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Please click the frequently asked questions below for further information and IPC precautions required:

  • What is Measles?

    Measles is a highly infectious acute viral disease resulting from infection with measles virus.

    Vulnerable groups include unvaccinated children/pregnant women, immunocompromised patients and the chronically ill. These groups are more at risk of developing severe complications including pneumonia/bronchitis, convulsions, diarrhoea, meningitis/encephalitis, immune thrombocytopenic purpura (ITP) and late onset subacute sclerosing panencephalitis (SSPE).

  • How does it spread?

    Measles is one of the most contagious of all infectious diseases.. Individuals with primary measles infection are infectious from about 4 days before rash onset until 4 full days after the rash appears.

    The virus is transmitted by direct contact with infectious droplets or by airborne spread when an infected person breathes, coughs, or sneezes.

  • What are the symptoms of Measles?

    Initial symptoms include fever, conjunctivitis, cough, runny nose and sneezing. This is followed by small grey/white spots, called Koplik’s spots, on the inside of the mouth 1 to 2 days before rash onset which may last for 2 to 4 days.

    Measles rash appears red and blotchy, developing 2 to 4 days after the onset of fever, and spreading from the head to the body over the next 3 to 4 days.

  • Why is this important?

    If NIAS staff are aware that the patient has a suspected or confirmed case this should be communicated to the Control Room (Emergency or Non-emergency as appropriate) and the staff in the receiving unit when transferring the patient to ensure effective patient care and management.

  • IPC Precautions
    • Airborne precautions should be used
    • An FFP3 Mask should be worn.
    • Hand Hygiene should be completed as per the 5 moments in line with usual practice.
    • Eye protection should be worn.
    • Gloves and Aprons should be worn. Consider the use of a long sleeved gown if there will likely be prolonged contact with patient such as for personal care.
    • The patient should be transported via ambulance with no other patients present.
    • Laundry should be treated as contaminated, placed into an alginate bag and placed into a red laundry bag.
  • What cleaning is required?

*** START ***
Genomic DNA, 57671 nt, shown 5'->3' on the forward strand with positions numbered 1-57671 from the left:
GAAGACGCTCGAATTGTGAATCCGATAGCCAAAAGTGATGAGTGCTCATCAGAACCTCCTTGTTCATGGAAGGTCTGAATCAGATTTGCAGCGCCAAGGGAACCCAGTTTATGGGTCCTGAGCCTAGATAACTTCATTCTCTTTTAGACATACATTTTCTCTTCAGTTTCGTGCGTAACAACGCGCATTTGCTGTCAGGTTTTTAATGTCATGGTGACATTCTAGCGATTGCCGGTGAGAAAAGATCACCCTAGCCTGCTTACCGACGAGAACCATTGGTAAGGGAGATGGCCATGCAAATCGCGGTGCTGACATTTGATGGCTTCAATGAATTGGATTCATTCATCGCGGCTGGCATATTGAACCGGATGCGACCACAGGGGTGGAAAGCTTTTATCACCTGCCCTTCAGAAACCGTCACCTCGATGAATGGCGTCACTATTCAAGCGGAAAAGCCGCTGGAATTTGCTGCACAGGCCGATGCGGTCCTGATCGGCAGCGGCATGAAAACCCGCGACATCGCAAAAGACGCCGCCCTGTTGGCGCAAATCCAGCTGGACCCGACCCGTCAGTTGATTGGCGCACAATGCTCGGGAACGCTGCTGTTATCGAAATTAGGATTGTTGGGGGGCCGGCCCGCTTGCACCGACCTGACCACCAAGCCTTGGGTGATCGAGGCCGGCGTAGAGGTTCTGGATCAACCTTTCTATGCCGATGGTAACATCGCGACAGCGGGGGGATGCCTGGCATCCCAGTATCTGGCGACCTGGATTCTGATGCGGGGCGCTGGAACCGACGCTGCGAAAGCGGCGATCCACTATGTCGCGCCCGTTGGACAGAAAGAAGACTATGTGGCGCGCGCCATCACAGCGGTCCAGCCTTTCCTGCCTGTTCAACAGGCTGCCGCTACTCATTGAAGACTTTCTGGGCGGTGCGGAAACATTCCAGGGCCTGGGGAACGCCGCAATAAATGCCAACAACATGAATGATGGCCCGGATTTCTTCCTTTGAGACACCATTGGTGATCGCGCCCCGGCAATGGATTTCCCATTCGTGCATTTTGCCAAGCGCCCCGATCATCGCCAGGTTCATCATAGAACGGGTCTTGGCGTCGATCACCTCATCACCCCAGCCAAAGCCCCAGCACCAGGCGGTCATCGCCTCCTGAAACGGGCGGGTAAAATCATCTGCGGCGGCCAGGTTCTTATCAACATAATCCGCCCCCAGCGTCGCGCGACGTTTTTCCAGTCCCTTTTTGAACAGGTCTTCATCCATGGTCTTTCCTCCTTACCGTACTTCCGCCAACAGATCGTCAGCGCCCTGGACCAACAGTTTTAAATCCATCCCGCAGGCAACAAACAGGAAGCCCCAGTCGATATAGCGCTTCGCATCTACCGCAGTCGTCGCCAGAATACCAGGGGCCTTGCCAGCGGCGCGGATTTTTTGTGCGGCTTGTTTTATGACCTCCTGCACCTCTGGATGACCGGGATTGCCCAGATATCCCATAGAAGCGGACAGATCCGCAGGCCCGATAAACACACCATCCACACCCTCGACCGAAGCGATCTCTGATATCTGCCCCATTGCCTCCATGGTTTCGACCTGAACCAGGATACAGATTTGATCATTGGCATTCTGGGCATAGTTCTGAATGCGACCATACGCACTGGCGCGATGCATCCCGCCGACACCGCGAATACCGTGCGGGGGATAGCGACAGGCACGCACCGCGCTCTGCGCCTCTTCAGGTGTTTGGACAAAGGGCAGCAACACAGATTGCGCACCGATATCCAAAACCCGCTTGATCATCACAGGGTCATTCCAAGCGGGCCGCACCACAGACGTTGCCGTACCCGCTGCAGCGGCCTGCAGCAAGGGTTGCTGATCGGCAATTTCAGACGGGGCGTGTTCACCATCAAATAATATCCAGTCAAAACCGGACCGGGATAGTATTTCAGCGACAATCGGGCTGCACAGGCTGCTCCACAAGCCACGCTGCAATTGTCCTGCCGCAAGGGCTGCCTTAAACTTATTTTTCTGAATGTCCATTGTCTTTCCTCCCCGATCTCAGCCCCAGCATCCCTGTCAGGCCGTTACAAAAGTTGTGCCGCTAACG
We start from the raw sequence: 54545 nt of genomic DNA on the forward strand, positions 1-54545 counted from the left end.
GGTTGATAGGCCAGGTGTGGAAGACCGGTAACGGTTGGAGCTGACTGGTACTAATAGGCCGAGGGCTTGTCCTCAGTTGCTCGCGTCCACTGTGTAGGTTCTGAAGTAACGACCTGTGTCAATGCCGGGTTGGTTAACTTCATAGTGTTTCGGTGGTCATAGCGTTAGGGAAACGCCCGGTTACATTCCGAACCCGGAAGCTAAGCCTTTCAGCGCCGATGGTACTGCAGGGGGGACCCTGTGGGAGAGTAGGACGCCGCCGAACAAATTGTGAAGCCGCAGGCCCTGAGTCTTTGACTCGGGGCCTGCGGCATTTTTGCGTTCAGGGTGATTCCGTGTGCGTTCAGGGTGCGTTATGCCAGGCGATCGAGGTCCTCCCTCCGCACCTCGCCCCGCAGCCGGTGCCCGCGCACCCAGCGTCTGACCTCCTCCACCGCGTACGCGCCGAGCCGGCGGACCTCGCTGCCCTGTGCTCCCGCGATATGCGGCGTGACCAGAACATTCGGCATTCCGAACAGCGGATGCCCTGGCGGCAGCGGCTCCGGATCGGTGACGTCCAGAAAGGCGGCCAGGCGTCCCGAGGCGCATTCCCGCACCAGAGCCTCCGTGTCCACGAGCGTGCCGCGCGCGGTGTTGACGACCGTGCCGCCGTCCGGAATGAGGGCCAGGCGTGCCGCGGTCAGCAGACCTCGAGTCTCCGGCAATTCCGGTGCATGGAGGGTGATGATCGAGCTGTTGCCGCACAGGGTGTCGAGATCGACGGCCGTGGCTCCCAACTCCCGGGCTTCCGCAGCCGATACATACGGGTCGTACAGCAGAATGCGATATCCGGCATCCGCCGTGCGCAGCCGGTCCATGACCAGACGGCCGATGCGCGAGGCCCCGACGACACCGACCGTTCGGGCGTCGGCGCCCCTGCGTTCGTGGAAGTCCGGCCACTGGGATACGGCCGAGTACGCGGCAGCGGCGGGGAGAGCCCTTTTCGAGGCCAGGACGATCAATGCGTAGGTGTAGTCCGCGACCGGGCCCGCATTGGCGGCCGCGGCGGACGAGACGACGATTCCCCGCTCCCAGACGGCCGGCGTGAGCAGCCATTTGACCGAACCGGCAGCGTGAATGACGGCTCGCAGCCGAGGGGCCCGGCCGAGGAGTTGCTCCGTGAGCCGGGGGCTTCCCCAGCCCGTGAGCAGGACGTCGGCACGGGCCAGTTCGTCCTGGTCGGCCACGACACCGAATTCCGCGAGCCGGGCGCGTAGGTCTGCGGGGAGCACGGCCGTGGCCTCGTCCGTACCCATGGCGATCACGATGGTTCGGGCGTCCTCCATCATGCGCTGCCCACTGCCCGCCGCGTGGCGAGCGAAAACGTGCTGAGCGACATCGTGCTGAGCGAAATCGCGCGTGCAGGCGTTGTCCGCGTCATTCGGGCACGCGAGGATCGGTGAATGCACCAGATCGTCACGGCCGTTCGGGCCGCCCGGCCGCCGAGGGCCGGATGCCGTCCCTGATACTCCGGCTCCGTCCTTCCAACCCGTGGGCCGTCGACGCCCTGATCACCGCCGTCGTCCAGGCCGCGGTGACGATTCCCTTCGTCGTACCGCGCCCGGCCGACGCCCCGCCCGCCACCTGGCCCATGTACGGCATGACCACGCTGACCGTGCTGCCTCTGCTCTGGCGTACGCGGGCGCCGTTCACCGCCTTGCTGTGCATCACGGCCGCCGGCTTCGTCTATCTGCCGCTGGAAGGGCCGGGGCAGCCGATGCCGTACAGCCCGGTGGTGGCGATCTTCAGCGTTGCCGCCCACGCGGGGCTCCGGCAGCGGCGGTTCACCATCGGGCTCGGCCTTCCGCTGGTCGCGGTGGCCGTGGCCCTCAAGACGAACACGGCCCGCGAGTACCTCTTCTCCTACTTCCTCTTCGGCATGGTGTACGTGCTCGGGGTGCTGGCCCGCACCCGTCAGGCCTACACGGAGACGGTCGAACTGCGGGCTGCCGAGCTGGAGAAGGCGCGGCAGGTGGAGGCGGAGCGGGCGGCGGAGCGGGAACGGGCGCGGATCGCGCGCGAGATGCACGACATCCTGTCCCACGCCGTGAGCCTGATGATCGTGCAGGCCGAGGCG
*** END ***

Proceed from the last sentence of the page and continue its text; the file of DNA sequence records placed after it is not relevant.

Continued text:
All equipment and the ambulance should have an in-between patient clean paying particular attention to touch points.

    Leave the vehicle doors open while patient is being transferred to the receiving unit.

  • Do staff need prophylaxis or follow up?

    Immediate Action: Staff should inform their line manager and the IPC team should be contacted at the earliest time able within working hours. A risk assessment will be completed to identify staff who may require follow up/prophylaxis.

    If staff have worn appropriate PPE with no breaches then no follow up is required.

    All staff should have satisfactory evidence of protection against measles to protect both themselves and their patients. Satisfactory evidence of protection includes documentation of having received 2 or more doses of measles containing vaccine and/or a positive measles IgG antibody test. Staff with satisfactory evidence of protection can continue to work normally but should be advised to report to Occupational Health (OH) if they develop prodromal symptoms or a fever between 7 days after the first exposure and 21 days after the last exposure.

    Staff who are exposed to a confirmed or likely case and do not have satisfactory evidence of protection will be referred urgently to Occupational Health.

    Staff should be excluded from work from the 5th day after the first exposure to 21 days after the final exposure. If staff are tested rapidly after exposure, they can continue to work if found to be measles IgG positive within 7 days of exposure (as this is too early to be due to infection from the recent exposure). Where MMR vaccine is given post-exposure, it is unlikely to prevent the development of measles but if they remain symptom-free for at least 14 days after MMR was given, they can return at that stage.

    Further information and advice will be given by Occupational Health.

  • Link to guidance